Net earnings for the first fiscal quarter ending May 3 were $305 million, or 44 cents a share, beating First Call's consensus of analysts' expectations, which pegged the earnings at 42 cents a share.
The computer maker posted net income of $198 million, or 27 cents a share, for the same period last year.
Despite beating expectations, Dell missed the "whisper" number and its stock fell in after-hours trading yesterday, dropping 3.34 to 91.25 after closing at 94.59. Dell's stock has appreciated about 120 percent since the beginning of the year.
The stock was trading down 3.3 percent this morning. Shares slumped to $91.50 at 7:39 a.m. PT, down from the opening price of $95.88.
Revenues increased to $3.9 billion, up 50 percent from the $2.6 billion reported a year ago, as the company experienced strong global growth.
Dell said that worldwide sales generated via the Internet exceeded $5 million per day during the quarter, compared with online sales of about $1 million a day during the first quarter of last year.
U.S. revenue increased 50 percent to $2.6 billion, led by gains in sales to consumers and to corporations. Revenue from Europe grew 62 percent to more than $1 billion, while revenue from the Asia-Pacific region climbed 35 percent to $269 million as profits expanded.
Gross margins improved to 22.3 percent from 21.6 percent.
While the company reported record revenue and a jump in earnings for the quarter, growth appears to have slowed in some of the company's product lines.
For example, Dell said sales of desktop computer systems continued to be strong during the quarter, with revenue increasing 40 percent. But last year, its desktop business grew more than 60 percent over the year-ago quarter.
Revenue from its enterprise-level products--the PowerEdge network server and Precision workstation product lines in particular--increased 177 percent over the same quarter last year. For the same quarter a year ago, year-over-year unit sales grew nearly 350 percent.
"Year-over-year comparisons are getting so difficult because of strong performance in the previous quarter," said T.R. Reid, a Dell spokesman. "And year-over-year will be more challenging because each year we are raising the bar. Tough comparisons should continue [because of the strong results Dell had for each quarter last year]."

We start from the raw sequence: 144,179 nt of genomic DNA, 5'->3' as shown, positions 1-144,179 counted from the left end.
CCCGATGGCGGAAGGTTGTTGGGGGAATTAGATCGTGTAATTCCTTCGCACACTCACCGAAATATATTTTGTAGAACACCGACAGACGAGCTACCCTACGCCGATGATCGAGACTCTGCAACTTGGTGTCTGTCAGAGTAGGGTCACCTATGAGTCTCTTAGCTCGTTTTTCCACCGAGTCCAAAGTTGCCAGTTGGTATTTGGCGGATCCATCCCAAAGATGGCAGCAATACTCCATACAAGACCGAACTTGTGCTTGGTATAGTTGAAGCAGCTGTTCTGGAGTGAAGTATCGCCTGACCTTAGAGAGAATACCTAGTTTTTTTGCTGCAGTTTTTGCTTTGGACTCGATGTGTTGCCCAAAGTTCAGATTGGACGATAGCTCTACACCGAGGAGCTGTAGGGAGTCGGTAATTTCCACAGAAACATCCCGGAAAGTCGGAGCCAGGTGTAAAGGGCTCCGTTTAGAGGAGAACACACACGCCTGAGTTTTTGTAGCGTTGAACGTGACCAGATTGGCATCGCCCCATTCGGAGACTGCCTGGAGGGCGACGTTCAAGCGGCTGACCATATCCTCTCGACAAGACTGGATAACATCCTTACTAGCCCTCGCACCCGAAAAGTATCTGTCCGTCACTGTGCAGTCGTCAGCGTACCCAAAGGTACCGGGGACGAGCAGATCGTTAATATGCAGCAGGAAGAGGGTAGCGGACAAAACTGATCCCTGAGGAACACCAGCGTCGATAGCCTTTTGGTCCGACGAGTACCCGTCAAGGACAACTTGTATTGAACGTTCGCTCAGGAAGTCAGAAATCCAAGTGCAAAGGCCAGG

Enterprise-level products represented 11 percent of revenue, compared with 6 percent of revenue a year ago.
"Dell's desktop business is strong and the revenue per unit is stable," Reid added. For the current quarter, the average revenue per unit was $2,475, about 10 percent off of last year's figure, when the average revenue per unit was $2,713. The figure encompasses all types of systems, he said, including desktop computers, notebooks, servers, and workstations.
"The cost of computing continues to come down," said Reid, noting that users typically are buying more computer horsepower for about the same amount of money, instead of buying a less expensive machine.
But analysts say another reason for the slower growth rates is that component prices also are coming down, which means that Dell needs to sell more units in order to make the same amount of money.
An analyst in the DMG Technology Group said there has been a decline in average selling prices, which will impact revenue growth.
"The prices of the components are going down, which affects the base price of the computer," he added, noting that microprocessor costs are decreasing every year and that memory also is cheaper than it was a year ago.
In order to keep the average price per unit up, Dell has to sell more computers to each customer, meaning that it needs users to purchase, for example, a faster processor, more memory, or a larger monitor.
"Prices have come down and the costs [for the bells and whistles] hasn't gone up fast enough to compensate," the analyst elaborated. He said, however, that when Windows 98 comes out, there should be an increase in average selling prices.
The analyst also pointed out that, as a company grows, growth has to slow eventually because the base is so large. He said that is likely what is happening with Dell, noting that the company is "very solid."
Revenue from Dell's Latitude and Inspiron notebook lines bucked the downward trend in year-over-year growth, though, growing 87 percent over the prior-year period, compared with growth of about 70 percent a year earlier.
One reason for the growth is that Dell now has two different lines of notebook computers for two different types of users, according to Reid.
"With two lines of computers, you can better meet the needs of those customers," he said. "This is one area of focus for us. Dell has been lower than the industry average previously [in notebook sales], and we are making a concerted effort to change that."
The Inspiron line was introduced during the third quarter of last year, Reid added. "We are seeing some of the fruit from that."